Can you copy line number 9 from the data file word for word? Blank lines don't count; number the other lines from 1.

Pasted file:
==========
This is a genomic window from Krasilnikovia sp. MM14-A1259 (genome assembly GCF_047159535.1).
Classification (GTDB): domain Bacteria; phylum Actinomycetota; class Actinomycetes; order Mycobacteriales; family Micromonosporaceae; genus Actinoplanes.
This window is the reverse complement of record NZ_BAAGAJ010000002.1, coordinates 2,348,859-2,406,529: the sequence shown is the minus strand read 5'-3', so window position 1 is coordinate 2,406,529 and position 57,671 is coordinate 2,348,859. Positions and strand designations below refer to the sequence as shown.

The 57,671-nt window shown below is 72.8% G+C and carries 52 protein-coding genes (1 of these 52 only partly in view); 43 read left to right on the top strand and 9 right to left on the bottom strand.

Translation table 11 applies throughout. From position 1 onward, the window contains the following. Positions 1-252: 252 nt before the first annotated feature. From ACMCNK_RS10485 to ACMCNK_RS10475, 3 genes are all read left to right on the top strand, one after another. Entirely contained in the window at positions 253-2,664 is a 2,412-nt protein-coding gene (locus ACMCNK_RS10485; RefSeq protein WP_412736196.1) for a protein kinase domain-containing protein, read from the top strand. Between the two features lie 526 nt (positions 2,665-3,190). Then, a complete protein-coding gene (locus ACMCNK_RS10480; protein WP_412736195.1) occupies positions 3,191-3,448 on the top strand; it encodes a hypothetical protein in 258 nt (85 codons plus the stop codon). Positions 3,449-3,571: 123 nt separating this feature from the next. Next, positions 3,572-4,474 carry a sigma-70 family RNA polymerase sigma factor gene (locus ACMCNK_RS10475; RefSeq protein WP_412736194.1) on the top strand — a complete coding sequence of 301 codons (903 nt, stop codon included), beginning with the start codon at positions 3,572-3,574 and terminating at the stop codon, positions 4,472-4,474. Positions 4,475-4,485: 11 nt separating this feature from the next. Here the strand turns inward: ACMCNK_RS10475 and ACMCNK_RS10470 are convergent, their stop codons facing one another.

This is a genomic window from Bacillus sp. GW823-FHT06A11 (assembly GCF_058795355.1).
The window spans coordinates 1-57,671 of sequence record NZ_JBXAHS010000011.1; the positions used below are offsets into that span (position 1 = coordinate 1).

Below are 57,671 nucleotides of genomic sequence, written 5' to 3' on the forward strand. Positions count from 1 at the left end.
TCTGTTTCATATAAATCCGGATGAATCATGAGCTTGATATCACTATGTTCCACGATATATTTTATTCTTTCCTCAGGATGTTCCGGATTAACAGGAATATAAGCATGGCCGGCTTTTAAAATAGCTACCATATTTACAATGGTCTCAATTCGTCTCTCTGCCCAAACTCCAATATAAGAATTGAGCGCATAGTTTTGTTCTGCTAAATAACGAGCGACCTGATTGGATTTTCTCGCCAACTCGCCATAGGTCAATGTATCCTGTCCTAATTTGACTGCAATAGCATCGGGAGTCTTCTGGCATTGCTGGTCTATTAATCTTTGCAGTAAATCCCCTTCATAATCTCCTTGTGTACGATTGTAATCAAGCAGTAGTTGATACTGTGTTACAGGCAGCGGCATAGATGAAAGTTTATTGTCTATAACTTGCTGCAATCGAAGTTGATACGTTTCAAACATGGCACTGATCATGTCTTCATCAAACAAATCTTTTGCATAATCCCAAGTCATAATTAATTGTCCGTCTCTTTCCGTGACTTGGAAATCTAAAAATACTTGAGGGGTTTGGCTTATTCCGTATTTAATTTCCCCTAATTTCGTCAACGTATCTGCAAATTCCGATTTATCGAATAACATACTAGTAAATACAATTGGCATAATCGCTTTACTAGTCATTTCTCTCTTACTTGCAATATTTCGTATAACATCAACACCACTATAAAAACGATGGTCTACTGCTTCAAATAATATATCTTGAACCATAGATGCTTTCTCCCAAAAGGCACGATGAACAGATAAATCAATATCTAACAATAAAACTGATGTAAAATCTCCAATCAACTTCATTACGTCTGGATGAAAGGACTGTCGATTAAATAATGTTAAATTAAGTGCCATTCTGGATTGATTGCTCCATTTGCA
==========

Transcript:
TCTGTTTCATATAAATCCGGATGAATCATGAGCTTGATATCACTATGTTCCACGATATATTTTATTCTTTCCTCAGGATGTTCCGGATTAACAGGAATATAAGCATGGCCGGCTTTTAAAATAGCTACCATATTTACAATGGTCTCAATTCGTCTCTCTGCCCAAACTCCAATATAAGAATTGAGCGCATAGTTTTGTTCTGCTAAATAACGAGCGACCTGATTGGATTTTCTCGCCAACTCGCCATAGGTCAATGTATCCTGTCCTAATTTGACTGCAATAGCATCGGGAGTCTTCTGGCATTGCTGGTCTATTAATCTTTGCAGTAAATCCCCTTCATAATCTCCTTGTGTACGATTGTAATCAAGCAGTAGTTGATACTGTGTTACAGGCAGCGGCATAGATGAAAGTTTATTGTCTATAACTTGCTGCAATCGAAGTTGATACGTTTCAAACATGGCACTGATCATGTCTTCATCAAACAAATCTTTTGCATAATCCCAAGTCATAATTAATTGTCCGTCTCTTTCCGTGACTTGGAAATCTAAAAATACTTGAGGGGTTTGGCTTATTCCGTATTTAATTTCCCCTAATTTCGTCAACGTATCTGCAAATTCCGATTTATCGAATAACATACTAGTAAATACAATTGGCATAATCGCTTTACTAGTCATTTCTCTCTTACTTGCAATATTTCGTATAACATCAACACCACTATAAAAACGATGGTCTACTGCTTCAAATAATATATCTTGAACCATAGATGCTTTCTCCCAAAAGGCACGATGAACAGATAAATCAATATCTAACAATAAAACTGATGTAAAATCTCCAATCAACTTCATTACGTCTGGATGAAAGGACTGTCGATTAAATAATGTTAAATTAAGTGCCATTCTGGATTGATTGCTCCATTTGCA